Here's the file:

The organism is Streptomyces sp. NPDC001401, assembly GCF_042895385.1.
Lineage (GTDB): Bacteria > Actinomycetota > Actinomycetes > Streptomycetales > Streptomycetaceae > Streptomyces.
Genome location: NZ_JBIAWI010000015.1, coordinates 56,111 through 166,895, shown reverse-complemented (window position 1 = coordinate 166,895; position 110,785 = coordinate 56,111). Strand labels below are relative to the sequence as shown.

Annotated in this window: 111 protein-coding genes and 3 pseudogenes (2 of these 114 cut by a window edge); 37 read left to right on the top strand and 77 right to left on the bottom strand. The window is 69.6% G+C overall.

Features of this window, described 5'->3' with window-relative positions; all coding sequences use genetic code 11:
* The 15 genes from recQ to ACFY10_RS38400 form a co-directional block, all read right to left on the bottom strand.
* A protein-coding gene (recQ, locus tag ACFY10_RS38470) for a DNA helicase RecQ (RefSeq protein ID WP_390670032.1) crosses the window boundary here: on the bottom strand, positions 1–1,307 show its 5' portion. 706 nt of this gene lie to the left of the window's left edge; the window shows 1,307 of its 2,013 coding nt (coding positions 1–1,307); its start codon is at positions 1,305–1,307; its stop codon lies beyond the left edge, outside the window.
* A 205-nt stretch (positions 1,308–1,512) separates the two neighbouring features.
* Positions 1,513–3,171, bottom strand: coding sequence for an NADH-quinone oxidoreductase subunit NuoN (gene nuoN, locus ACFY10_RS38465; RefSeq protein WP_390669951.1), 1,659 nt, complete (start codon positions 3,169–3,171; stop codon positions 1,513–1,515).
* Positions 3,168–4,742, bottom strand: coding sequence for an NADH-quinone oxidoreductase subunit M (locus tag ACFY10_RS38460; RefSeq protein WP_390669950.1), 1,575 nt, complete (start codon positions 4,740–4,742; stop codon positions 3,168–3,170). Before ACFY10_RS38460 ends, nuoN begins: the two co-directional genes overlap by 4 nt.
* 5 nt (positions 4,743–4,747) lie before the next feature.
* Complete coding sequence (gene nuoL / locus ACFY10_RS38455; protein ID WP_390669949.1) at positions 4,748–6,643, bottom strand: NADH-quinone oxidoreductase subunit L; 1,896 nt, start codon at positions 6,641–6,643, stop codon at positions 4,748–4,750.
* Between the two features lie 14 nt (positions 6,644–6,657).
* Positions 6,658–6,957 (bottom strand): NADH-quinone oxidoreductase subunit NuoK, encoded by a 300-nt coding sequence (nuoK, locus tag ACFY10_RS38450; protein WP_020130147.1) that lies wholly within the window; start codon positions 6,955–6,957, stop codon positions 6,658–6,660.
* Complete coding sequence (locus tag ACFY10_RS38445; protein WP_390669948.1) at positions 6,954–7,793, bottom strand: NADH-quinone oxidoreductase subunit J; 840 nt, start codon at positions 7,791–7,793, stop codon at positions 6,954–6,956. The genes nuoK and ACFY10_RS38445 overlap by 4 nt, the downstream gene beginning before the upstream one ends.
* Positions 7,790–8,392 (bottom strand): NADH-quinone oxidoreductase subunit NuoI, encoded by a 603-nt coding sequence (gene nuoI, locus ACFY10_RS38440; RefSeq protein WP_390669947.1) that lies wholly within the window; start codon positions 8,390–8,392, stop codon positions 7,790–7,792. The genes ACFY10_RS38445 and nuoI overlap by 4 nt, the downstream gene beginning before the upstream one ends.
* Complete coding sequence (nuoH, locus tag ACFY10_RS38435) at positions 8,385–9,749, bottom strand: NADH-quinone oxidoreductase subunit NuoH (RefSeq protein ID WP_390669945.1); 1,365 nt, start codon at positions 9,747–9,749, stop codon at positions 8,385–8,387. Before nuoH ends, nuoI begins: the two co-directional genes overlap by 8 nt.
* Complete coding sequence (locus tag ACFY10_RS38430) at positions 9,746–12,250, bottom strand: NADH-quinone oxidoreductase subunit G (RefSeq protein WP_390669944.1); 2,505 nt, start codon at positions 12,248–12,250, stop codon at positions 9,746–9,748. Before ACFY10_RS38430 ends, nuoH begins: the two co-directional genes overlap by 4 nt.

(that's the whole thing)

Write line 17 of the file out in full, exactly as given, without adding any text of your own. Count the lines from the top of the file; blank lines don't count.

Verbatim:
* Complete coding sequence (nuoH, locus tag ACFY10_RS38435) at positions 8,385–9,749, bottom strand: NADH-quinone oxidoreductase subunit NuoH (RefSeq protein ID WP_390669945.1); 1,365 nt, start codon at positions 9,747–9,749, stop codon at positions 8,385–8,387. Before nuoH ends, nuoI begins: the two co-directional genes overlap by 8 nt.